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photograph of current display in the Grand Vestibule

A display highlighting the interaction between the monarchy and the wider world

Ethiopia

Armlet 1868

RCIN 61588

Grand Vestibule, Windsor Castle

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This armlet (bitäwa) was given to Lieutenant General Sir Robert Napier by Prince Kassa, ruler of Tigre, a northern province of Abyssinia, in 1868.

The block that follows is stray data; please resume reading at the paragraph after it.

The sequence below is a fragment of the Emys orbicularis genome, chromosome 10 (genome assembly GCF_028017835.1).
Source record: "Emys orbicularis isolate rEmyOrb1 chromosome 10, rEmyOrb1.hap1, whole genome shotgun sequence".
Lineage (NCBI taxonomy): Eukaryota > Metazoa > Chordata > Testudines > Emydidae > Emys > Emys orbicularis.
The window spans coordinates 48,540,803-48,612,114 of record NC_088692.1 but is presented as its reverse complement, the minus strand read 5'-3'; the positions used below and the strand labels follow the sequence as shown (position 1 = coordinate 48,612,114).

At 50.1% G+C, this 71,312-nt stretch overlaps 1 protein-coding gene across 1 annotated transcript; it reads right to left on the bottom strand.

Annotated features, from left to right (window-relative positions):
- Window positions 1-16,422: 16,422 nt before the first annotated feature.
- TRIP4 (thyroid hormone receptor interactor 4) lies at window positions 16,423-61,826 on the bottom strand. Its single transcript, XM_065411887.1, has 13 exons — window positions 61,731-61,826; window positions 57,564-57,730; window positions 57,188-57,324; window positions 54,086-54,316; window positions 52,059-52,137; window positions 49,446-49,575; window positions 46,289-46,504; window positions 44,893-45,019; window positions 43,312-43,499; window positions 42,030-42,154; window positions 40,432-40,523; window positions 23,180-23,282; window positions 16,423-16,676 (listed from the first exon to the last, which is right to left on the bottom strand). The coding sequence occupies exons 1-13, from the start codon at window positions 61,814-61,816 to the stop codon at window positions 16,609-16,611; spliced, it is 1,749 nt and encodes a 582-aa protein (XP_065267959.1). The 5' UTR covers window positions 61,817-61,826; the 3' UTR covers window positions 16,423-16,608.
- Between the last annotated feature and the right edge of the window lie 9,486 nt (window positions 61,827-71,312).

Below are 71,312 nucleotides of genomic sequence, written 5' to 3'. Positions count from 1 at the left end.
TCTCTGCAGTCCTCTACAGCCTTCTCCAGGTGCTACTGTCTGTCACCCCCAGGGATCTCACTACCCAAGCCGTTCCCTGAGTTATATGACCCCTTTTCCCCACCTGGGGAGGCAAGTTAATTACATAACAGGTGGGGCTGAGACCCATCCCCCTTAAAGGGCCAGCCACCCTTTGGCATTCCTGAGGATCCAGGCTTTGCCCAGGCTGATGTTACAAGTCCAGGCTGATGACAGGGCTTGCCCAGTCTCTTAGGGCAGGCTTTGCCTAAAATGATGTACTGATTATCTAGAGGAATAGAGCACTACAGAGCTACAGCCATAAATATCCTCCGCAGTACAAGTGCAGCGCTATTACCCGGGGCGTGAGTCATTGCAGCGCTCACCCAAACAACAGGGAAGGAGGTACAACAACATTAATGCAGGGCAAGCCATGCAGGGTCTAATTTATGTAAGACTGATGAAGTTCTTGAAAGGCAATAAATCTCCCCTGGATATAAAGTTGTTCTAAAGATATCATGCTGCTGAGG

Napier was Commander-in-Chief of the British forces in Abyssinia (modern-day Ethiopia) whose mission was to rescue a number of Europeans taken captive by Emperor Tewodros II. Careful negotiation with local rulers was required for the 400-mile journey overland to Tewodros' fortress at Magdala. Prince Kassa was among the rulers in the region who gave Napier's troops free passage in an attempt to increase their own power and influence. The pair met on several occasions and exchanged gifts. Napier gave Kassa a double-barrelled rifle, goblets of Bohemian glass and a fine Arab horse. In turn, he received a lion skin and several silver-gilt armlets, ‘the sign of a great warrior’. When Napier returned to England, Queen Victoria wrote that he 'showed me very curious gauntlets, of very ancient make, given him by the Chiefs', of which this was probably one.